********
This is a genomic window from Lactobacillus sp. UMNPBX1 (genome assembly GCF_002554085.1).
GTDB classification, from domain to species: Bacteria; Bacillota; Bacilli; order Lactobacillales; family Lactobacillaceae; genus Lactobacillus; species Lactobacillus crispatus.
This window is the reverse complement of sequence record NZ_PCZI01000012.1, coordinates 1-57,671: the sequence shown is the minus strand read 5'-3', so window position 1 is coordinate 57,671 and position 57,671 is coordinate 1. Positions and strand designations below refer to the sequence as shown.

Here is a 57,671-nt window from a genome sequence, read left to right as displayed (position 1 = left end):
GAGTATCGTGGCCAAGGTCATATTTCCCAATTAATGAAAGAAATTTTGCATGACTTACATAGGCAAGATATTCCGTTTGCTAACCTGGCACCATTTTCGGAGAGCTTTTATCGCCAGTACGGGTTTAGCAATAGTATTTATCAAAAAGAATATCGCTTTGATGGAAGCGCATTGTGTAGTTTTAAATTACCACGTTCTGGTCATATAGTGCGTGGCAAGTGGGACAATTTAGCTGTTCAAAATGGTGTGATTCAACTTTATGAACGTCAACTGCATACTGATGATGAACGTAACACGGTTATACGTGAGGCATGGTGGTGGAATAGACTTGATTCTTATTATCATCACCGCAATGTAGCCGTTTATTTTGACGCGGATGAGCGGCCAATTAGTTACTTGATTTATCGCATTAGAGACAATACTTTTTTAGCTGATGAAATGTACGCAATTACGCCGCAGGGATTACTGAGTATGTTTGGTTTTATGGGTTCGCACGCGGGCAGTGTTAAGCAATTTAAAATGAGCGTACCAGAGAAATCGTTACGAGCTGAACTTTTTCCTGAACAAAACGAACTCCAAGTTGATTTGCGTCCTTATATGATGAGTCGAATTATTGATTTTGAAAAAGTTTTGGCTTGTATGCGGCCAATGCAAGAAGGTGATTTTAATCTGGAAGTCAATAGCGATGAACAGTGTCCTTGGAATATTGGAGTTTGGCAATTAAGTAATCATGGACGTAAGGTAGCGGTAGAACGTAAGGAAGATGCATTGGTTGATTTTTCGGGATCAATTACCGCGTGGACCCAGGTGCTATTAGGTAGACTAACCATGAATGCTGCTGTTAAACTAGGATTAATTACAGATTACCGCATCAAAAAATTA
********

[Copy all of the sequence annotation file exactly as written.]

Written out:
This is a genomic window from Lactobacillus sp. UMNPBX1 (genome assembly GCF_002554085.1).
GTDB classification, from domain to species: Bacteria; Bacillota; Bacilli; order Lactobacillales; family Lactobacillaceae; genus Lactobacillus; species Lactobacillus crispatus.
This window is the reverse complement of sequence record NZ_PCZI01000012.1, coordinates 1-57,671: the sequence shown is the minus strand read 5'-3', so window position 1 is coordinate 57,671 and position 57,671 is coordinate 1. Positions and strand designations below refer to the sequence as shown.

Here is a 57,671-nt window from a genome sequence, read left to right as displayed (position 1 = left end):
GAGTATCGTGGCCAAGGTCATATTTCCCAATTAATGAAAGAAATTTTGCATGACTTACATAGGCAAGATATTCCGTTTGCTAACCTGGCACCATTTTCGGAGAGCTTTTATCGCCAGTACGGGTTTAGCAATAGTATTTATCAAAAAGAATATCGCTTTGATGGAAGCGCATTGTGTAGTTTTAAATTACCACGTTCTGGTCATATAGTGCGTGGCAAGTGGGACAATTTAGCTGTTCAAAATGGTGTGATTCAACTTTATGAACGTCAACTGCATACTGATGATGAACGTAACACGGTTATACGTGAGGCATGGTGGTGGAATAGACTTGATTCTTATTATCATCACCGCAATGTAGCCGTTTATTTTGACGCGGATGAGCGGCCAATTAGTTACTTGATTTATCGCATTAGAGACAATACTTTTTTAGCTGATGAAATGTACGCAATTACGCCGCAGGGATTACTGAGTATGTTTGGTTTTATGGGTTCGCACGCGGGCAGTGTTAAGCAATTTAAAATGAGCGTACCAGAGAAATCGTTACGAGCTGAACTTTTTCCTGAACAAAACGAACTCCAAGTTGATTTGCGTCCTTATATGATGAGTCGAATTATTGATTTTGAAAAAGTTTTGGCTTGTATGCGGCCAATGCAAGAAGGTGATTTTAATCTGGAAGTCAATAGCGATGAACAGTGTCCTTGGAATATTGGAGTTTGGCAATTAAGTAATCATGGACGTAAGGTAGCGGTAGAACGTAAGGAAGATGCATTGGTTGATTTTTCGGGATCAATTACCGCGTGGACCCAGGTGCTATTAGGTAGACTAACCATGAATGCTGCTGTTAAACTAGGATTAATTACAGATTACCGCATCAAAAAATTA